Pro-China influence campaign allegedly financed staged protests in Washington

A new Chinese influence campaign used newswire services, staged protests, and billboard ads to spread pro-Beijing propaganda in the U.S., cybersecurity researchers said Monday.

The campaign is allegedly tied to Shanghai-based marketing firm Haixun, which was associated with an earlier influence campaign that involved dozens of fake news websites, according to a report by cybersecurity firm Mandiant.

Haixun is a private company, but it has Chinese police and government agencies among its clients. It's not clear if the Chinese state is funding the new campaign, but it aligns with and supports the Chinese Communist Party’s agenda, researchers said.

Haixun was associated with a campaign known as HaiEnergy, uncovered by Mandiant in 2022. As part of this campaign, Haixun supposedly ran 72 fake news sites worldwide, posing as independent news outlets while actually spreading content “strategically aligned with the political interests of China.”

This year, Haixun took things to the next level by using newswire services to spread pro-China content to legitimate news outlets based in the U.S. They're also suspected of organizing in-person protests in Washington to gain media coverage, as well as displaying pro-China messages on a billboard in the heart of New York City's Times Square, according to Mandiant, which is owned by Google.

Although Haixun’s campaigns go to great lengths to spread propaganda, their impact is questionable, researchers said. The pro-China influence campaigns tracked by Mandiant haven't gained much traction with real users and mostly seem to circulate "within their own echo chambers."

However, it seems these threat actors aren't giving up. In light of their previous unimpressive results, they are now exploring new tactics to expand their reach.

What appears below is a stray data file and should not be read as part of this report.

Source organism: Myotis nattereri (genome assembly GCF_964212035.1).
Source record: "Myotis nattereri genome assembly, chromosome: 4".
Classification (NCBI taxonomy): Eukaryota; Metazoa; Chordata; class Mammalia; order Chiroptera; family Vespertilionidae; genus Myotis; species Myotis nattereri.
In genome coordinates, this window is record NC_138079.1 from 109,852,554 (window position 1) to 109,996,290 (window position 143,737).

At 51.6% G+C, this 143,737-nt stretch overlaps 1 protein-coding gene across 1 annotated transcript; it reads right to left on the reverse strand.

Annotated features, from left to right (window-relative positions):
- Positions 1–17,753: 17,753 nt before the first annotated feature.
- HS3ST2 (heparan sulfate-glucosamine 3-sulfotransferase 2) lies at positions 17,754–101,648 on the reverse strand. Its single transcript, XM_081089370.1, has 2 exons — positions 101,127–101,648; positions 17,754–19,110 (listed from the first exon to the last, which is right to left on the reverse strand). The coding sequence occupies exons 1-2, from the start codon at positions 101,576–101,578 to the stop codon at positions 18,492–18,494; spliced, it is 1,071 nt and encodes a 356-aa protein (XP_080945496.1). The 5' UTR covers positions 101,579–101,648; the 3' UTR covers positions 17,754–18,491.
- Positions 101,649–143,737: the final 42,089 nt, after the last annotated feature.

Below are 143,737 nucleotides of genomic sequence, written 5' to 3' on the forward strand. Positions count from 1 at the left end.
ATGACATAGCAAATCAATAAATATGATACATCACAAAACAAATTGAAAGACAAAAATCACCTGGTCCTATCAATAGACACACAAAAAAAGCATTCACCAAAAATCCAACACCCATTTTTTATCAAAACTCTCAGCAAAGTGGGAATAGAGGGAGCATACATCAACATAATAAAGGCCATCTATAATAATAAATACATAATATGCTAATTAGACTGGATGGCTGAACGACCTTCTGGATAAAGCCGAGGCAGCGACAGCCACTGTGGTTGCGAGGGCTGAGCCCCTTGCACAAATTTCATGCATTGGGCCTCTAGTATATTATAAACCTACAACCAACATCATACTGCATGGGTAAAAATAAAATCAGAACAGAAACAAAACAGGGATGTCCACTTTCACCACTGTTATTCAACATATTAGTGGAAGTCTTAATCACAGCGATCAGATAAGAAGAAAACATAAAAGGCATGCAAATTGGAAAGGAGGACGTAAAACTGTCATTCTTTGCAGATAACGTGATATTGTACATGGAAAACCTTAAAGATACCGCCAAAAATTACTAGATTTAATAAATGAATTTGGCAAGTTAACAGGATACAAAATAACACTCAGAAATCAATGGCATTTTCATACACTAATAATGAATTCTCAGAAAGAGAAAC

Newswire services

To get articles into news subdomains of at least 32 legitimate U.S. media websites, including the Pittsburgh Post News-Gazette and the Arizona Republic, Haixun used newswire distribution services operated by FinancialContent, a California-based company that publishes financial data and news online.

Some of the articles that were published by FinancialContent and other newswire services associated with Haixun criticized then-House Speaker Nancy Pelosi's visit to Taiwan, along with U.S. human rights policy and press freedom.

Haixun allegedly used Fiverr, a marketplace for freelance services, to hire people who can promote content that aligns with China's political narratives and shared links to published articles. Mandiant also identified a network of fake accounts on Twitter promoting HaiEnergy-linked articles.

Haixun and FinancialContent did not immediately respond to a request for comment.

Staged protests

Mandiant found evidence that the HaiEnergy campaign may have also financed at least two staged in-person protests in Washington, D.C.

Both protests, which took place in June and September 2022, were captured on video and later used as source material to back up narratives published by media connected to HaiEnergy.

The first protest supposedly aimed to raise awareness about restrictions on religious freedom during the 2022 International Religious Freedom Summit. The second protest was allegedly staged in response to the U.S. government's decision in June 2022 to ban all goods produced in China's Xinjiang region due to reported human rights abuses against the Uyghur population.

Mandiant doesn't have direct evidence that Haixun paid the people in the protest videos, but it's highly probable that the protests were orchestrated on behalf of a third party, researchers said.

According to Mandiant, the potential financing of at least two staged protests represents a major escalation in the tactics and techniques used by this campaign. It also indicates that “the campaign is expanding its tactics to maximize potential impact.”

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Daryna Antoniuk

Daryna Antoniuk

is a reporter for Recorded Future News based in Ukraine. She writes about cybersecurity startups, cyberattacks in Eastern Europe and the state of the cyberwar between Ukraine and Russia. She previously was a tech reporter for Forbes Ukraine. Her work has also been published at Sifted, The Kyiv Independent and The Kyiv Post.